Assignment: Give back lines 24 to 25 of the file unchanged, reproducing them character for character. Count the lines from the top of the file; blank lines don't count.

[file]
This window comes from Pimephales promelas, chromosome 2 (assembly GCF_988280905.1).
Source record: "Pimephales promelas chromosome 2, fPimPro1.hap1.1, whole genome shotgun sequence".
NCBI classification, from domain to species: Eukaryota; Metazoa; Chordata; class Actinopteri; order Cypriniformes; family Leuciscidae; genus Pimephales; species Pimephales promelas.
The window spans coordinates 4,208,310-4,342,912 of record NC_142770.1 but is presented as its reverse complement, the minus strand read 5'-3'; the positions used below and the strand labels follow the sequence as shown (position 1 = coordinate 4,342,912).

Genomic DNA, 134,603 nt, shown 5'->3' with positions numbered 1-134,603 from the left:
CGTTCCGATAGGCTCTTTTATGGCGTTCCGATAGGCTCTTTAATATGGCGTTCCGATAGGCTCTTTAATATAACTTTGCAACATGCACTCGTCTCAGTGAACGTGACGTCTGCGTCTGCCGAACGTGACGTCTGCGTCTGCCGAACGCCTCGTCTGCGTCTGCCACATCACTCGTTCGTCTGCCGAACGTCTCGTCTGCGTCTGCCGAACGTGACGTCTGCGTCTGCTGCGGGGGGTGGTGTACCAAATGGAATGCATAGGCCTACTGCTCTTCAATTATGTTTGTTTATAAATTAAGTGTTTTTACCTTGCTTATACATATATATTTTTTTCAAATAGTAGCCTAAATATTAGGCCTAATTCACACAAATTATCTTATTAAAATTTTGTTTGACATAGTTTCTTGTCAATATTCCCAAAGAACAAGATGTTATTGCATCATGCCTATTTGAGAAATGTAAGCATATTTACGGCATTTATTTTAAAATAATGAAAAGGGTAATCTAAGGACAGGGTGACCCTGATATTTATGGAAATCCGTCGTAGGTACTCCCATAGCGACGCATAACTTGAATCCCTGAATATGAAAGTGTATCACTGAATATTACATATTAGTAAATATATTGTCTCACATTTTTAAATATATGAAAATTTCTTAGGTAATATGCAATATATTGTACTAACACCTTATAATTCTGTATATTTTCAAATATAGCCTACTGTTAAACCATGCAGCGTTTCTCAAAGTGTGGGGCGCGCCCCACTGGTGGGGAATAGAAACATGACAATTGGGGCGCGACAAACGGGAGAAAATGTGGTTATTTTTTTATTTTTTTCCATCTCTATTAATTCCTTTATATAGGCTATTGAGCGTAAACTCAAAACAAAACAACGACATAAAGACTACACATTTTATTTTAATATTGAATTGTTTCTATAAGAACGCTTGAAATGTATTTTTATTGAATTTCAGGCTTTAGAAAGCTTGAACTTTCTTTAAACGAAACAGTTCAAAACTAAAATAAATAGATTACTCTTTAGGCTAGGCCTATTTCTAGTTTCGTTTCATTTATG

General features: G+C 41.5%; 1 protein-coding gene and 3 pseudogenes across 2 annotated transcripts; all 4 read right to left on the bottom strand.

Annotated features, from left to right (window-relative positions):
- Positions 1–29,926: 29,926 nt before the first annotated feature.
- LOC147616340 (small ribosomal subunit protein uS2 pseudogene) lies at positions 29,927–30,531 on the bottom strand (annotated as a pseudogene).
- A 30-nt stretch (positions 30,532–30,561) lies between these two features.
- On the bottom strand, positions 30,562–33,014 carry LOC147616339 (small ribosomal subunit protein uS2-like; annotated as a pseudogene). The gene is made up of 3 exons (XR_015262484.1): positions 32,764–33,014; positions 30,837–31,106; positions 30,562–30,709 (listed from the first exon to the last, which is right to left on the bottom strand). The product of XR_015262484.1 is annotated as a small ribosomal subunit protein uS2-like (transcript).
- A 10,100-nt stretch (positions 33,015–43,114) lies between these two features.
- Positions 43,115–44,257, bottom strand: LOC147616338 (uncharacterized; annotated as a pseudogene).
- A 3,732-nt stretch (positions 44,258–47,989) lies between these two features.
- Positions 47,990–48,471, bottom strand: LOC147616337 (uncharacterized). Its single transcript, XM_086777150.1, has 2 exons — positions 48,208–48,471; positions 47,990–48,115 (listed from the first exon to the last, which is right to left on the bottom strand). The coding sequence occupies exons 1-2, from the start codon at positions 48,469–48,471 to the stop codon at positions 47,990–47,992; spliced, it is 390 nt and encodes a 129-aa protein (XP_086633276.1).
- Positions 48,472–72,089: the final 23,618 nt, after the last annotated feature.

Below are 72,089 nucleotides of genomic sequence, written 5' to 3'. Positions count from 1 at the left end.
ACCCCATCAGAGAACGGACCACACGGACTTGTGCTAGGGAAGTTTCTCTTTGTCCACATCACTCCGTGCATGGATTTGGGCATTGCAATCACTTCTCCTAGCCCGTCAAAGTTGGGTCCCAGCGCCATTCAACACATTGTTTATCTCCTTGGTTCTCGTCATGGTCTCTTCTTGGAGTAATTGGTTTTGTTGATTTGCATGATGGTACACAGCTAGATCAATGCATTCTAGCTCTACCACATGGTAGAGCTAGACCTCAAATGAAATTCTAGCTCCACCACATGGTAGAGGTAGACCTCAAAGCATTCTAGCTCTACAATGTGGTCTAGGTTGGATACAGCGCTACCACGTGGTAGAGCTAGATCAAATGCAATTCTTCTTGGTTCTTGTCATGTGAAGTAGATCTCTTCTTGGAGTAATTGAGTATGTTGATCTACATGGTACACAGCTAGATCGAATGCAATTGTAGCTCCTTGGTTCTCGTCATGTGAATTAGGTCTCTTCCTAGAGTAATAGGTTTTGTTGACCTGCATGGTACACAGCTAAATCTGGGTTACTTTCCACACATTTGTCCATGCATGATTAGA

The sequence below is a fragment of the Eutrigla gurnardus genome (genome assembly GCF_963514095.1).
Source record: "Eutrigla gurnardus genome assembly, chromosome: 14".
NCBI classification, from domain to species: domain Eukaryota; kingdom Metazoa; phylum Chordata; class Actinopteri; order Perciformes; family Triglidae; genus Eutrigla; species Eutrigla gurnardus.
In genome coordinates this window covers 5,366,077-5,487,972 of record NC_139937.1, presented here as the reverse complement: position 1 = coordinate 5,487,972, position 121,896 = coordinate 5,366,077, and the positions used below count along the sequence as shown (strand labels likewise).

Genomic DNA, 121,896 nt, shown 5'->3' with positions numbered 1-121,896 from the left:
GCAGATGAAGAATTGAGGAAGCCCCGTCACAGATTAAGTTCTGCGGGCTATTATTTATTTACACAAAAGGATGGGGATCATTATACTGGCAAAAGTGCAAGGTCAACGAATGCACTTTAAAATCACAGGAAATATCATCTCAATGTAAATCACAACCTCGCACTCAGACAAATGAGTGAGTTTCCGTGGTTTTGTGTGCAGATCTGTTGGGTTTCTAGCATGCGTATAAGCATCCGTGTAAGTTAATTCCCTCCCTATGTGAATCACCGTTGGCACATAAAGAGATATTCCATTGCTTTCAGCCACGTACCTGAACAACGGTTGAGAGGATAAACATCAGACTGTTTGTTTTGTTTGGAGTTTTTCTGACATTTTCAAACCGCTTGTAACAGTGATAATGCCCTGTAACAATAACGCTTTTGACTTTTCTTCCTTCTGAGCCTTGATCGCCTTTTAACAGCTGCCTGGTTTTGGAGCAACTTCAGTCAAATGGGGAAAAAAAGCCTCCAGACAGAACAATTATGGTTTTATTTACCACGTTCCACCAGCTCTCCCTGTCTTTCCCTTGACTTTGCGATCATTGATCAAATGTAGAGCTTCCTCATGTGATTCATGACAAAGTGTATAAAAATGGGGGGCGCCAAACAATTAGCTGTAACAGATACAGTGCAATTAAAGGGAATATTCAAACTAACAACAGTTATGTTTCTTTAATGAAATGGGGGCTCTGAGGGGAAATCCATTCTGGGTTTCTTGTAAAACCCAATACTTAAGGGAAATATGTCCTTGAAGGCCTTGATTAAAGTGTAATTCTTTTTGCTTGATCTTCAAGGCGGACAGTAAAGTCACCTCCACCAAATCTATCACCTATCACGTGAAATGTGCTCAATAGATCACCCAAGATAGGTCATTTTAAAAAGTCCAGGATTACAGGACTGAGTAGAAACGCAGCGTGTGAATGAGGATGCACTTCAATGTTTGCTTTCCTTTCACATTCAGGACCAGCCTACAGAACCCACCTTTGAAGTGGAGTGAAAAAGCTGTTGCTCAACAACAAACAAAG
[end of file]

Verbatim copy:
Genomic DNA, 121,896 nt, shown 5'->3' with positions numbered 1-121,896 from the left:
GCAGATGAAGAATTGAGGAAGCCCCGTCACAGATTAAGTTCTGCGGGCTATTATTTATTTACACAAAAGGATGGGGATCATTATACTGGCAAAAGTGCAAGGTCAACGAATGCACTTTAAAATCACAGGAAATATCATCTCAATGTAAATCACAACCTCGCACTCAGACAAATGAGTGAGTTTCCGTGGTTTTGTGTGCAGATCTGTTGGGTTTCTAGCATGCGTATAAGCATCCGTGTAAGTTAATTCCCTCCCTATGTGAATCACCGTTGGCACATAAAGAGATATTCCATTGCTTTCAGCCACGTACCTGAACAACGGTTGAGAGGATAAACATCAGACTGTTTGTTTTGTTTGGAGTTTTTCTGACATTTTCAAACCGCTTGTAACAGTGATAATGCCCTGTAACAATAACGCTTTTGACTTTTCTTCCTTCTGAGCCTTGATCGCCTTTTAACAGCTGCCTGGTTTTGGAGCAACTTCAGTCAAATGGGGAAAAAAAGCCTCCAGACAGAACAATTATGGTTTTATTTACCACGTTCCACCAGCTCTCCCTGTCTTTCCCTTGACTTTGCGATCATTGATCAAATGTAGAGCTTCCTCATGTGATTCATGACAAAGTGTATAAAAATGGGGGGCGCCAAACAATTAGCTGTAACAGATACAGTGCAATTAAAGGGAATATTCAAACTAACAACAGTTATGTTTCTTTAATGAAATGGGGGCTCTGAGGGGAAATCCATTCTGGGTTTCTTGTAAAACCCAATACTTAAGGGAAATATGTCCTTGAAGGCCTTGATTAAAGTGTAATTCTTTTTGCTTGATCTTCAAGGCGGACAGTAAAGTCACCTCCACCAAATCTATCACCTATCACGTGAAATGTGCTCAATAGATCACCCAAGATAGGTCATTTTAAAAAGTCCAGGATTACAGGACTGAGTAGAAACGCAGCGTGTGAATGAGGATGCACTTCAATGTTTGCTTTCCTTTCACATTCAGGACCAGCCTACAGAACCCACCTTTGAAGTGGAGTGAAAAAGCTGTTGCTCAACAACAAACAAAG